Here’s a bonus fact for you: If you were moved by Alexandria Ocasio-Cortez’s dramatic recounting on national TV of her trauma during the riot, note that her office is in a separate building and the rioters never came near it — something the media neglected to mention at first in their haste to use a video clip.

Contrary to what the media repeats constantly, I believe there was substantial fraud associated with the recent election. There are many examples, the most egregious being the Pennsylvania electors changing the rules contrary to law and the state Constitution, some believe. There were over 800 affidavits from witnesses to voter fraud and rules ignored.

I believe statistical analysis showed that Biden’s victory was scientifically impossible. I also think Republicans made major victories in the House races despite Biden’s success because the operatives didn’t have time to cook those ballots. All you hear from the media is that the courts rejected the lawsuits filed to contest the election. What you didn’t hear is that they were universally rejected on procedural grounds without hearing the facts of the case.

The lawsuit that the state of Texas brought to the Supreme Court was rejected because the court ruled that Texas had no standing to sue Pennsylvania. Sure, there were several recounts, but recounts are worthless once the mail-in ballots are separated from their envelopes (which have dates, addresses and signatures).

A requirement for material submitted to The Union is that it reflect factual research, and probably they will add a disclaimer should they publish this contribution.

I would invite readers to do a little more research. There are too many links to fit here, but you might start with my blog (google dougcrice and blogspot and work back to last summer), or else just google the topics. Among the internet chaff, you will find references by serious researchers: professors, lawyers, scientists and knowledgeable laypersons.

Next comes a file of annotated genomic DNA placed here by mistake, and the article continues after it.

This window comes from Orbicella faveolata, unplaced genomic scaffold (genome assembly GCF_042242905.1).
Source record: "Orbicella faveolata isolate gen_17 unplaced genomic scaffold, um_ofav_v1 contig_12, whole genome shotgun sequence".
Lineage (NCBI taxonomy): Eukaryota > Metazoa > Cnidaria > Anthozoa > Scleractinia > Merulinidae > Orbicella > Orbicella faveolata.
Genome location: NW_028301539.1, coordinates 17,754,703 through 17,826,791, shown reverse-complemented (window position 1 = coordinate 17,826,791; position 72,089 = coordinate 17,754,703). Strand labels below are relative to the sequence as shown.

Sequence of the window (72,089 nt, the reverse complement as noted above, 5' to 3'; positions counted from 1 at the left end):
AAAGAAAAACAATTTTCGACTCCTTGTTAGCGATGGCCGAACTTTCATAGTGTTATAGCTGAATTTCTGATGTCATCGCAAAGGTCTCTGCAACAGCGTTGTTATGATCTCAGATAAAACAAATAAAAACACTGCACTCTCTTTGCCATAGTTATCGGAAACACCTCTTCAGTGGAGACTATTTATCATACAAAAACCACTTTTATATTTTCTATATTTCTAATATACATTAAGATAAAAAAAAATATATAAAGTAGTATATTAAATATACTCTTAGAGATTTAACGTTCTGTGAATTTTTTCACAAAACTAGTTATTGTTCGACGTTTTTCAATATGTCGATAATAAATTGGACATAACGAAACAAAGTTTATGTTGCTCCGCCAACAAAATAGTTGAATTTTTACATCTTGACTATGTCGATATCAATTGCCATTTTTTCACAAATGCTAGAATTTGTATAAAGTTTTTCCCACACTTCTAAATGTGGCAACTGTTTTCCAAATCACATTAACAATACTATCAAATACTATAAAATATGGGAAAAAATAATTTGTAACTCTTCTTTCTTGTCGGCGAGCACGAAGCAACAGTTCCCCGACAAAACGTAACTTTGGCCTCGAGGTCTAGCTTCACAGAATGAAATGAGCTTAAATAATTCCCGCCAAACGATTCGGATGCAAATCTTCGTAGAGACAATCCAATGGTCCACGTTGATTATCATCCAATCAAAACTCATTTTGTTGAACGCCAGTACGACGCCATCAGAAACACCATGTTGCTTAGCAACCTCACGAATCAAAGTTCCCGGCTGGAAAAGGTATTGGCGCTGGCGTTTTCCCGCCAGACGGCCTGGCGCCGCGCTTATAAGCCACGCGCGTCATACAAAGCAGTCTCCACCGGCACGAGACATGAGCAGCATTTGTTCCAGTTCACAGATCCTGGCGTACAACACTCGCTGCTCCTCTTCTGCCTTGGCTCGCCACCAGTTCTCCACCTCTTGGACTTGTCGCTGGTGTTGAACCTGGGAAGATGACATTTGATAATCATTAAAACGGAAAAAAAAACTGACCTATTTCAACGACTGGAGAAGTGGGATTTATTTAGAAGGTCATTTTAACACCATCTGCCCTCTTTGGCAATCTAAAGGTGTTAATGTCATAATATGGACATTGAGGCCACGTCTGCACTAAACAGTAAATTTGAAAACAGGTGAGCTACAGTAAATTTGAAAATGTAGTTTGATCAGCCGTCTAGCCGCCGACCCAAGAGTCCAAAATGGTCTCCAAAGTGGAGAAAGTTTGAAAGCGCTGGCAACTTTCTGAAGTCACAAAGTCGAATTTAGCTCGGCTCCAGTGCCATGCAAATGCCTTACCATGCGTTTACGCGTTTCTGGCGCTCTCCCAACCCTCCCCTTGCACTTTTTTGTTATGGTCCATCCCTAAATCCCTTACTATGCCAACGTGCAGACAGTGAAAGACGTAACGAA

If you are an honest liberal, open to alternate reality, do some homework before submitting your contribution to the discourse.

Doug Crice lives in Grass Valley.

Editor’s note: Yes, a disclaimer is merited on claims of widespread fraud, which months after the election now still have produced no evidence that can stand up in court, and the affidavits that did not qualify as credible evidence in our courts because they are of the quality for alien abductions and Bigfoot sightings, also rife on the internet. Cases that would have standing did not have credible evidence, and other cases didn’t have standing; all of this was thoroughly reported at the time. Republican election officials, Republican judges, Republican prosecutors and now former Attorney General William Barr, a Republican who put the Department of Justice on special alert for election fraud, found no evidence of widespread fraud. The U.S. Supreme Court declined to hear the Pennsylvania case on the 2019 legislation passed by a Republican-majority legislature with a window for objection that passed without any. The case also was rejected by that state’s supreme court, which has a 6-3 Republican majority.